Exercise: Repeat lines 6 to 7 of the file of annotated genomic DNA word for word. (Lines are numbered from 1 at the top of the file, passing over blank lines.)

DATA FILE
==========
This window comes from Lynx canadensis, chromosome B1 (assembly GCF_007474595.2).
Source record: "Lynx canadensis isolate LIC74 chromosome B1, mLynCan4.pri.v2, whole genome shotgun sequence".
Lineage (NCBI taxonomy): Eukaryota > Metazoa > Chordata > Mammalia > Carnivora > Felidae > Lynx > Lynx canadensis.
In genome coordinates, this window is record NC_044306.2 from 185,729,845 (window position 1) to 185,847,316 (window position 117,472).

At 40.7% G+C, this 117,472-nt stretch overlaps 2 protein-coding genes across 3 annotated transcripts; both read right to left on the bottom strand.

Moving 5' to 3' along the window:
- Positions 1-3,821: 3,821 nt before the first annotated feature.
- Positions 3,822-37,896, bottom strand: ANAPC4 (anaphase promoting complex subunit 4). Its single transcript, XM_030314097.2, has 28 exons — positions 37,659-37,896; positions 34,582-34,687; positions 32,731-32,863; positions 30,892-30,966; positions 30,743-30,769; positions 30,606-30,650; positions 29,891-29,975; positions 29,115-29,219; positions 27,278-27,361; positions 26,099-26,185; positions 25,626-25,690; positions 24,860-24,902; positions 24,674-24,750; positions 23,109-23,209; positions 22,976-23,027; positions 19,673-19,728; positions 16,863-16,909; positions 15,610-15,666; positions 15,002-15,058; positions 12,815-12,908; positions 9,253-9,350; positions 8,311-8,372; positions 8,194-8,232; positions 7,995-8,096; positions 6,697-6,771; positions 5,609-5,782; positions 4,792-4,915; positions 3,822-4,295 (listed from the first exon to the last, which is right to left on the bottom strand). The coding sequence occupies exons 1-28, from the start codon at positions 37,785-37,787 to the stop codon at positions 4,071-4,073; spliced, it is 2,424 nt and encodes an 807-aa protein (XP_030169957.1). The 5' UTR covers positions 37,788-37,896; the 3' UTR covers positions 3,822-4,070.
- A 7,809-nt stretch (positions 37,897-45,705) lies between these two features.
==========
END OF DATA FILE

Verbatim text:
Moving 5' to 3' along the window:
- Positions 1-3,821: 3,821 nt before the first annotated feature.